In using the Prince song “Let’s Go Crazy” at a campaign rally in Pennsylvania, Hillary Clinton shamelessly disrespected the legacy of the great musical artist, who died last week at his Paisley Park estate in Minnesota.
“You think of him as being almost eternal,” Ms. Clinton told Philadelphia radio station WDAS-FM. “I mean, he was a bigger-than-life personality. He was not only a songwriter and a singer but literally a one-man band. He was such a great showman. I just was so, so sad.”
If Ms. Clinton and her campaign were true fans of Prince, they would know he would never have approved playing his song at any campaign rally—because Prince was firmly and compulsively against the commercialization of music.
Maintaining ownership of his work was important to Prince throughout his career, and he often pushed back against the music industry’s commercialized and profit-driven system. Very little of his music was available on YouTube prior to the artist’s death, and he removed most of his albums from other streaming services as well.
Prince was known for banning the use of cell phones and cameras at his shows, and in 2007, when Stephanie Lentz posted a 29-second video of her children dancing to “Let’s Go Crazy,” Prince’s record label issued a takedown. The same year, Prince fought with YouTube, eBay and three fan websites to have everything associated with him removed.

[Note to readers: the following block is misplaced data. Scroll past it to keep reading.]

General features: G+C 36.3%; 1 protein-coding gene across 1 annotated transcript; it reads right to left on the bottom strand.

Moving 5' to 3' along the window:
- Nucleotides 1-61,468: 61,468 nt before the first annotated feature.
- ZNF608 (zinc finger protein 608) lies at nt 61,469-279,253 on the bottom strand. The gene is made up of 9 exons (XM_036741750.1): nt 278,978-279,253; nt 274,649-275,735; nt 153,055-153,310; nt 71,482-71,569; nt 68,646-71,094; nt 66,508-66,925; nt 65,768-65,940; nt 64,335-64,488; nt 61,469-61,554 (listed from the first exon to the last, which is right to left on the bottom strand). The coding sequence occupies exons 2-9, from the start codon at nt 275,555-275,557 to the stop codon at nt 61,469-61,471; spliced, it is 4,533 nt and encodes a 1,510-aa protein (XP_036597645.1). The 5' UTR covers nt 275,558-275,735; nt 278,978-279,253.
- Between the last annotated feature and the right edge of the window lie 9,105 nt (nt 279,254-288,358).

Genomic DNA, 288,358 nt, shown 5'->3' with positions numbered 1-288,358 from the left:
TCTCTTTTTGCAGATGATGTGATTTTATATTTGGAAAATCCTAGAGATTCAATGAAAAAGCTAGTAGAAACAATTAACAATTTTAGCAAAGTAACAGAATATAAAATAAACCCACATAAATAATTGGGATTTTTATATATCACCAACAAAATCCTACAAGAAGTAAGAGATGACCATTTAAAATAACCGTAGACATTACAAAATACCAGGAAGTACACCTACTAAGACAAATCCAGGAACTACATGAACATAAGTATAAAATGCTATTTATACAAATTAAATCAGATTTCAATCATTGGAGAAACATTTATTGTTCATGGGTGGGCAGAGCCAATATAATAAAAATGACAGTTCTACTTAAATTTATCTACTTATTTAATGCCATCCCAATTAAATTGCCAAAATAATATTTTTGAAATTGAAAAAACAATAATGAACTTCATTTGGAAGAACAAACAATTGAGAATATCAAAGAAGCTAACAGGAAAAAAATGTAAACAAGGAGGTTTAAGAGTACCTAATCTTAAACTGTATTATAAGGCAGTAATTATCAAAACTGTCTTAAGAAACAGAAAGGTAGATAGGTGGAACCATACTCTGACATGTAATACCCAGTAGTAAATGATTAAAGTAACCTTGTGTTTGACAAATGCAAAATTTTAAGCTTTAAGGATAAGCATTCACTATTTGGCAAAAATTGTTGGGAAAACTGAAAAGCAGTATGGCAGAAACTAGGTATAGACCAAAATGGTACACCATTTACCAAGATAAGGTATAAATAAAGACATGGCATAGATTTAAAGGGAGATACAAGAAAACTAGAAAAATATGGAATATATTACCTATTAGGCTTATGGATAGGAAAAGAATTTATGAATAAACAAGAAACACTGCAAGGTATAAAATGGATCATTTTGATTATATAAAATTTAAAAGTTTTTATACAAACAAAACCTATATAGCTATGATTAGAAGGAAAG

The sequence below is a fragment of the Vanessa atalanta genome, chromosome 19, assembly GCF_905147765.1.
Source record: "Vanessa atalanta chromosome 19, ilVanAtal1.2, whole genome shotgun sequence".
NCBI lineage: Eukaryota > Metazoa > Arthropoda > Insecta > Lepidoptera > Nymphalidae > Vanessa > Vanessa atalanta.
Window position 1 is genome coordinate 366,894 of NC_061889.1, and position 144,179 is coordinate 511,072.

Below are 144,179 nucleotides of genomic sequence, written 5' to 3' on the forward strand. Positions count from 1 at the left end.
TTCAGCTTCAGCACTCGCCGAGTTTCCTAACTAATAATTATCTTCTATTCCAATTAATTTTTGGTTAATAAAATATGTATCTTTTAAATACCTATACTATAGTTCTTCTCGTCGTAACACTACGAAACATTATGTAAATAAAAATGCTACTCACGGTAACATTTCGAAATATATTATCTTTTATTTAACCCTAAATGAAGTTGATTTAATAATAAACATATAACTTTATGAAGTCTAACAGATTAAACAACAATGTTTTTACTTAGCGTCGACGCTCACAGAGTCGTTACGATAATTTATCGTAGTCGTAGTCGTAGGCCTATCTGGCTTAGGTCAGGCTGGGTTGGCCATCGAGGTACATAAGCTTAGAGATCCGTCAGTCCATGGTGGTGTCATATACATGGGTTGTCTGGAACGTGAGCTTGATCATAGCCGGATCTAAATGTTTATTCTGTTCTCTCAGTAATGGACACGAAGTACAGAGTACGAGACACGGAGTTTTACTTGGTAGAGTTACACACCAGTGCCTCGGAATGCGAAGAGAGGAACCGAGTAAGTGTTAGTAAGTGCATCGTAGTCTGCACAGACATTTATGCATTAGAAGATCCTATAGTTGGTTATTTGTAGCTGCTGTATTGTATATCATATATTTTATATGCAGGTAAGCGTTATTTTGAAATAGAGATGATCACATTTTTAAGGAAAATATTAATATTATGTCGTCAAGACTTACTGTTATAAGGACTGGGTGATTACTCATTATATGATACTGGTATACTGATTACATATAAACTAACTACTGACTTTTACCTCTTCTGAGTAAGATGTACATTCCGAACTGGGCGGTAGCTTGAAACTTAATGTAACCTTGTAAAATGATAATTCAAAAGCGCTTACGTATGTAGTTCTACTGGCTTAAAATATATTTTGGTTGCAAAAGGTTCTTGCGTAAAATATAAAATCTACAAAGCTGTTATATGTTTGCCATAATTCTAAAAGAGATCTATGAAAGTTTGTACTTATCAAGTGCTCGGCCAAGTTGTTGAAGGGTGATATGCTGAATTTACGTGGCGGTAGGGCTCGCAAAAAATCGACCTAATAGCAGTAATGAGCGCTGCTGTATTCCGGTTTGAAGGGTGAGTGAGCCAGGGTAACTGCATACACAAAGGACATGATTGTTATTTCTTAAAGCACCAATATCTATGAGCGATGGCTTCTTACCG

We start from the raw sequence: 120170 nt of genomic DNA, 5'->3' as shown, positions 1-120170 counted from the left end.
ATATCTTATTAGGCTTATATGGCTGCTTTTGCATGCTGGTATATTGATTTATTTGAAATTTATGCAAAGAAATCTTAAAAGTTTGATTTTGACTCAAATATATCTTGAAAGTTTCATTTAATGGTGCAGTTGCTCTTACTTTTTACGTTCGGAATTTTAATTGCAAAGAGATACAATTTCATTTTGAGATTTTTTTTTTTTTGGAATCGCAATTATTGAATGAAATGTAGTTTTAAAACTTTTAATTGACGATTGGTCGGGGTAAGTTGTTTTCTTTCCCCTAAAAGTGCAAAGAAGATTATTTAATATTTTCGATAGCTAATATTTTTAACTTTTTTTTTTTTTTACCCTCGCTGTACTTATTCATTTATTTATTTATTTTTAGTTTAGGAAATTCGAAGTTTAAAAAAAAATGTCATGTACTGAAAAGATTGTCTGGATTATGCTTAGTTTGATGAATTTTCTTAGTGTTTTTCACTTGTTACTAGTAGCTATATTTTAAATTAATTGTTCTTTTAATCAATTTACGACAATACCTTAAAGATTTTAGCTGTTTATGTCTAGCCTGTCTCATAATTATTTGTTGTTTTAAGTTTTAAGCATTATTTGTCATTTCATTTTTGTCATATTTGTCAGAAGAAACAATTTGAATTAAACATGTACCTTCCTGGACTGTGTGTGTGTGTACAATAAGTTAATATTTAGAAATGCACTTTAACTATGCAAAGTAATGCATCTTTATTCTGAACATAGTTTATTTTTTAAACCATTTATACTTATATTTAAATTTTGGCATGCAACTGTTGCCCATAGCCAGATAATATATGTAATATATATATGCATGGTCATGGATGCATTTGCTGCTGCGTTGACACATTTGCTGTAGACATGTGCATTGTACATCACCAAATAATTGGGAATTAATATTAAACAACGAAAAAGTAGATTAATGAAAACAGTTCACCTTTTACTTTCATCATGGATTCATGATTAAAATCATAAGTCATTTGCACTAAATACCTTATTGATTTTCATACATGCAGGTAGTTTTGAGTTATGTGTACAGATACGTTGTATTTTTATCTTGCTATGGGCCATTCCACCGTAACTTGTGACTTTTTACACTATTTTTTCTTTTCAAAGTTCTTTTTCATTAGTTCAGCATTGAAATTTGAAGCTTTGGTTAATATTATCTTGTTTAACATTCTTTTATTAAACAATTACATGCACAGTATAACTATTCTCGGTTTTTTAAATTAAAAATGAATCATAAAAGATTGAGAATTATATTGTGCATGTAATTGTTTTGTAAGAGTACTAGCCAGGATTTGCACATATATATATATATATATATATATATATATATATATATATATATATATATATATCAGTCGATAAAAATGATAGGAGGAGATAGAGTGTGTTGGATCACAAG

“The internet’s completely over. I don’t see why I should give my new music to iTunes or anyone else,” he told Mirror in a 2010 interview. “They won’t pay me an advance for it, and then they get angry when they can’t get it.”
His stand against commercialism in the music industry is reflected in his lyrics. “How can a non-musician discuss the future of music from anything other than a consumer point of view?” Prince asked in “2045 Radical Man.” “These people make decisions for the bulk of us without consulting any of us. Sales and distributions of our futures. If this world were fair and right they’d give up the car keys this very night.”
His songs were outspoken against corruption in government and politics. “Upload: a 2-party system. The lesser of two dangers. Illusion of choice,” he sang in “Colonized Mind.” “Download: a veiled form of fascism. Nothing really ever changes, you never had a voice.” These lyrics embody the disenfranchisement of Bernie Sanders’ supporters, who feel the Democratic establishment and the mainstream media put on a coronation for Ms. Clinton to become the Democratic Presidential nominee—blacking out Mr. Sanders in the media and from super delegate endorsements.
The decision by Ms. Clinton’s team to appropriate a Prince song for a campaign rally is viewed by her critics as just another pandering ploy to garner support from voters. Her presidential campaign has been filled with publicity stunts that have backfired. In her latest move, Ms. Clinton is reaffirming the suspicion held by millions of American voters: She is willing to do and say anything to get elected—even if it means exploiting the recent death of a musical legend.